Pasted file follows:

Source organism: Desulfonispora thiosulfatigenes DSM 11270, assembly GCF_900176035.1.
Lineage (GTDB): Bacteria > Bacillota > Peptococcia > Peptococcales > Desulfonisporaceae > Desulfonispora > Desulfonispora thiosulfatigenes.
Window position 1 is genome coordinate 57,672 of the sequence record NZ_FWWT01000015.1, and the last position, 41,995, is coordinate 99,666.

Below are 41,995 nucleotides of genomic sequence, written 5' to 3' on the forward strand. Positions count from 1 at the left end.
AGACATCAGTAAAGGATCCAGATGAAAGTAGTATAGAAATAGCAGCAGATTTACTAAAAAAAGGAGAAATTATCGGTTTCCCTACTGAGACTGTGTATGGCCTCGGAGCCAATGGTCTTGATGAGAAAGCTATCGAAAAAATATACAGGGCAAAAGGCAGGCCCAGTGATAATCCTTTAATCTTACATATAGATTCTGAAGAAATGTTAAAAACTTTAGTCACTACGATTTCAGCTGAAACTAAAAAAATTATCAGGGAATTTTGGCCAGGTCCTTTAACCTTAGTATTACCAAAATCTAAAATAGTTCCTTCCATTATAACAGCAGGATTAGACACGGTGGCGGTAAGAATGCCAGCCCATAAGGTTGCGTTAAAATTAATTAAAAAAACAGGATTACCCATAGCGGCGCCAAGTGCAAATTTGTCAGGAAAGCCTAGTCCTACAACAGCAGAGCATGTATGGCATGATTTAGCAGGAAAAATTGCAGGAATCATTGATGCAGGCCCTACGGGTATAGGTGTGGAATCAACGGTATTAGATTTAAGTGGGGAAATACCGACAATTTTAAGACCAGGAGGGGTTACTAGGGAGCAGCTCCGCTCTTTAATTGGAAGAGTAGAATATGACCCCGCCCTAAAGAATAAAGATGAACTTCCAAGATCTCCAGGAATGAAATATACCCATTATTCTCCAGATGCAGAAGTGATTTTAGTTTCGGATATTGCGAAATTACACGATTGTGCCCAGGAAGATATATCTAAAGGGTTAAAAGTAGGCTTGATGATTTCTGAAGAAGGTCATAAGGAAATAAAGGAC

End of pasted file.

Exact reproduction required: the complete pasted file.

Source organism: Desulfonispora thiosulfatigenes DSM 11270, assembly GCF_900176035.1.
Lineage (GTDB): Bacteria > Bacillota > Peptococcia > Peptococcales > Desulfonisporaceae > Desulfonispora > Desulfonispora thiosulfatigenes.
Window position 1 is genome coordinate 57,672 of the sequence record NZ_FWWT01000015.1, and the last position, 41,995, is coordinate 99,666.

Below are 41,995 nucleotides of genomic sequence, written 5' to 3' on the forward strand. Positions count from 1 at the left end.
AGACATCAGTAAAGGATCCAGATGAAAGTAGTATAGAAATAGCAGCAGATTTACTAAAAAAAGGAGAAATTATCGGTTTCCCTACTGAGACTGTGTATGGCCTCGGAGCCAATGGTCTTGATGAGAAAGCTATCGAAAAAATATACAGGGCAAAAGGCAGGCCCAGTGATAATCCTTTAATCTTACATATAGATTCTGAAGAAATGTTAAAAACTTTAGTCACTACGATTTCAGCTGAAACTAAAAAAATTATCAGGGAATTTTGGCCAGGTCCTTTAACCTTAGTATTACCAAAATCTAAAATAGTTCCTTCCATTATAACAGCAGGATTAGACACGGTGGCGGTAAGAATGCCAGCCCATAAGGTTGCGTTAAAATTAATTAAAAAAACAGGATTACCCATAGCGGCGCCAAGTGCAAATTTGTCAGGAAAGCCTAGTCCTACAACAGCAGAGCATGTATGGCATGATTTAGCAGGAAAAATTGCAGGAATCATTGATGCAGGCCCTACGGGTATAGGTGTGGAATCAACGGTATTAGATTTAAGTGGGGAAATACCGACAATTTTAAGACCAGGAGGGGTTACTAGGGAGCAGCTCCGCTCTTTAATTGGAAGAGTAGAATATGACCCCGCCCTAAAGAATAAAGATGAACTTCCAAGATCTCCAGGAATGAAATATACCCATTATTCTCCAGATGCAGAAGTGATTTTAGTTTCGGATATTGCGAAATTACACGATTGTGCCCAGGAAGATATATCTAAAGGGTTAAAAGTAGGCTTGATGATTTCTGAAGAAGGTCATAAGGAAATAAAGGAC